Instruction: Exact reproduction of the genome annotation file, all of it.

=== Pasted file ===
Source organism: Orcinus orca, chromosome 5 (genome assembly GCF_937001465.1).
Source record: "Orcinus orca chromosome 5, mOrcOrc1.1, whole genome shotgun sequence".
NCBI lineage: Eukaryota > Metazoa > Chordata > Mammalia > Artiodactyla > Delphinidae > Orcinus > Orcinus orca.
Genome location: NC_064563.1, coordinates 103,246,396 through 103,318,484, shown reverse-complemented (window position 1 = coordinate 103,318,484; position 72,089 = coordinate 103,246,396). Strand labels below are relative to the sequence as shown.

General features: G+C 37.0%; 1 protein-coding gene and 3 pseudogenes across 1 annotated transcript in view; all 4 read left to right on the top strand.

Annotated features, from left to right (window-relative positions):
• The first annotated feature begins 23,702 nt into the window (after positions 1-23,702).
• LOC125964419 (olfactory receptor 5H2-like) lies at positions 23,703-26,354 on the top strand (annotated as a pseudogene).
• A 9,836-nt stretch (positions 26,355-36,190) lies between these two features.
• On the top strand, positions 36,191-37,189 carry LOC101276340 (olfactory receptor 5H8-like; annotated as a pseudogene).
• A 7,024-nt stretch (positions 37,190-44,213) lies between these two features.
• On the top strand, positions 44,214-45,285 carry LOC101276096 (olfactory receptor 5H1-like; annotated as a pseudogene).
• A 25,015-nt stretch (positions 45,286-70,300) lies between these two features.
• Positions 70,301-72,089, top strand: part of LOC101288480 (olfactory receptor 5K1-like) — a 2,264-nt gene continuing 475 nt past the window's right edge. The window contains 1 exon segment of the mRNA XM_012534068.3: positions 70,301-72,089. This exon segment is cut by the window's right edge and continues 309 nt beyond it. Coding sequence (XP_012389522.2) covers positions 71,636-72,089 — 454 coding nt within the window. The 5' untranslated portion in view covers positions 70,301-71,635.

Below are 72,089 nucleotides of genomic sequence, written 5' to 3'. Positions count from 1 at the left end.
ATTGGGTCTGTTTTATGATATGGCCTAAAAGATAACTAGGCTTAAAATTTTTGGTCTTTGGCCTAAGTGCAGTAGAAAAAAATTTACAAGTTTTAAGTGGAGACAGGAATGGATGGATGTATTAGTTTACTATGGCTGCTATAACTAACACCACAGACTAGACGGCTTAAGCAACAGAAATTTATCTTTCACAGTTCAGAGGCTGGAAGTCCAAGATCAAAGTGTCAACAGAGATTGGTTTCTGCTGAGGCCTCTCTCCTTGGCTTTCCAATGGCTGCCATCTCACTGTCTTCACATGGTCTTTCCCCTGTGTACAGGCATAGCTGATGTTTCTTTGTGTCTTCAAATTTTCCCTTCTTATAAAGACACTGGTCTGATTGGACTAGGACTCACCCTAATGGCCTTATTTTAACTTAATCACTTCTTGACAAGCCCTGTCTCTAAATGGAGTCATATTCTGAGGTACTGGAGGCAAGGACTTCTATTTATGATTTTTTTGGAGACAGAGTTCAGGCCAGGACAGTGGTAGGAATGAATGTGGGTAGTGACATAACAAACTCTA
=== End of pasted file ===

Source organism: Orcinus orca, chromosome 5 (genome assembly GCF_937001465.1).
Source record: "Orcinus orca chromosome 5, mOrcOrc1.1, whole genome shotgun sequence".
NCBI lineage: Eukaryota > Metazoa > Chordata > Mammalia > Artiodactyla > Delphinidae > Orcinus > Orcinus orca.
Genome location: NC_064563.1, coordinates 103,246,396 through 103,318,484, shown reverse-complemented (window position 1 = coordinate 103,318,484; position 72,089 = coordinate 103,246,396). Strand labels below are relative to the sequence as shown.

General features: G+C 37.0%; 1 protein-coding gene and 3 pseudogenes across 1 annotated transcript in view; all 4 read left to right on the top strand.

Annotated features, from left to right (window-relative positions):
• The first annotated feature begins 23,702 nt into the window (after positions 1-23,702).
• LOC125964419 (olfactory receptor 5H2-like) lies at positions 23,703-26,354 on the top strand (annotated as a pseudogene).
• A 9,836-nt stretch (positions 26,355-36,190) lies between these two features.
• On the top strand, positions 36,191-37,189 carry LOC101276340 (olfactory receptor 5H8-like; annotated as a pseudogene).
• A 7,024-nt stretch (positions 37,190-44,213) lies between these two features.
• On the top strand, positions 44,214-45,285 carry LOC101276096 (olfactory receptor 5H1-like; annotated as a pseudogene).
• A 25,015-nt stretch (positions 45,286-70,300) lies between these two features.
• Positions 70,301-72,089, top strand: part of LOC101288480 (olfactory receptor 5K1-like) — a 2,264-nt gene continuing 475 nt past the window's right edge. The window contains 1 exon segment of the mRNA XM_012534068.3: positions 70,301-72,089. This exon segment is cut by the window's right edge and continues 309 nt beyond it. Coding sequence (XP_012389522.2) covers positions 71,636-72,089 — 454 coding nt within the window. The 5' untranslated portion in view covers positions 70,301-71,635.

Below are 72,089 nucleotides of genomic sequence, written 5' to 3'. Positions count from 1 at the left end.
ATTGGGTCTGTTTTATGATATGGCCTAAAAGATAACTAGGCTTAAAATTTTTGGTCTTTGGCCTAAGTGCAGTAGAAAAAAATTTACAAGTTTTAAGTGGAGACAGGAATGGATGGATGTATTAGTTTACTATGGCTGCTATAACTAACACCACAGACTAGACGGCTTAAGCAACAGAAATTTATCTTTCACAGTTCAGAGGCTGGAAGTCCAAGATCAAAGTGTCAACAGAGATTGGTTTCTGCTGAGGCCTCTCTCCTTGGCTTTCCAATGGCTGCCATCTCACTGTCTTCACATGGTCTTTCCCCTGTGTACAGGCATAGCTGATGTTTCTTTGTGTCTTCAAATTTTCCCTTCTTATAAAGACACTGGTCTGATTGGACTAGGACTCACCCTAATGGCCTTATTTTAACTTAATCACTTCTTGACAAGCCCTGTCTCTAAATGGAGTCATATTCTGAGGTACTGGAGGCAAGGACTTCTATTTATGATTTTTTTGGAGACAGAGTTCAGGCCAGGACAGTGGTAGGAATGAATGTGGGTAGTGACATAACAAACTCTA